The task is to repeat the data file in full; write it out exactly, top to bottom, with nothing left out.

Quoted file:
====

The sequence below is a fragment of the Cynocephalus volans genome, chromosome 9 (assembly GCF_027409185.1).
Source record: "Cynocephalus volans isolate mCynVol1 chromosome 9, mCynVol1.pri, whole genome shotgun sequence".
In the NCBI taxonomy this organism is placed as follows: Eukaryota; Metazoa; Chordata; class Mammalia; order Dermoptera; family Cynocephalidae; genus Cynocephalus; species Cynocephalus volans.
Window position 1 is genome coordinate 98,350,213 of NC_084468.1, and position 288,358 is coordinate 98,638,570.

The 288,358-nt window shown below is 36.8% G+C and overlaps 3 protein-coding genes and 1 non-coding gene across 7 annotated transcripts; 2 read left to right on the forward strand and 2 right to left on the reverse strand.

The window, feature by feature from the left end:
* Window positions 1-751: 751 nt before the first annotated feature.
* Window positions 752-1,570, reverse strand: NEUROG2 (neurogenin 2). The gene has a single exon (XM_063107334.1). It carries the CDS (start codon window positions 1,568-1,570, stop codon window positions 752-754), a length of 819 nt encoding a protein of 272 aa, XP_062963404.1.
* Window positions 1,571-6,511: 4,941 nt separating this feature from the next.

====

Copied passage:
The sequence below is a fragment of the Cynocephalus volans genome, chromosome 9 (assembly GCF_027409185.1).
Source record: "Cynocephalus volans isolate mCynVol1 chromosome 9, mCynVol1.pri, whole genome shotgun sequence".
In the NCBI taxonomy this organism is placed as follows: Eukaryota; Metazoa; Chordata; class Mammalia; order Dermoptera; family Cynocephalidae; genus Cynocephalus; species Cynocephalus volans.
Window position 1 is genome coordinate 98,350,213 of NC_084468.1, and position 288,358 is coordinate 98,638,570.

The 288,358-nt window shown below is 36.8% G+C and overlaps 3 protein-coding genes and 1 non-coding gene across 7 annotated transcripts; 2 read left to right on the forward strand and 2 right to left on the reverse strand.

The window, feature by feature from the left end:
* Window positions 1-751: 751 nt before the first annotated feature.
* Window positions 752-1,570, reverse strand: NEUROG2 (neurogenin 2). The gene has a single exon (XM_063107334.1). It carries the CDS (start codon window positions 1,568-1,570, stop codon window positions 752-754), a length of 819 nt encoding a protein of 272 aa, XP_062963404.1.
* Window positions 1,571-6,511: 4,941 nt separating this feature from the next.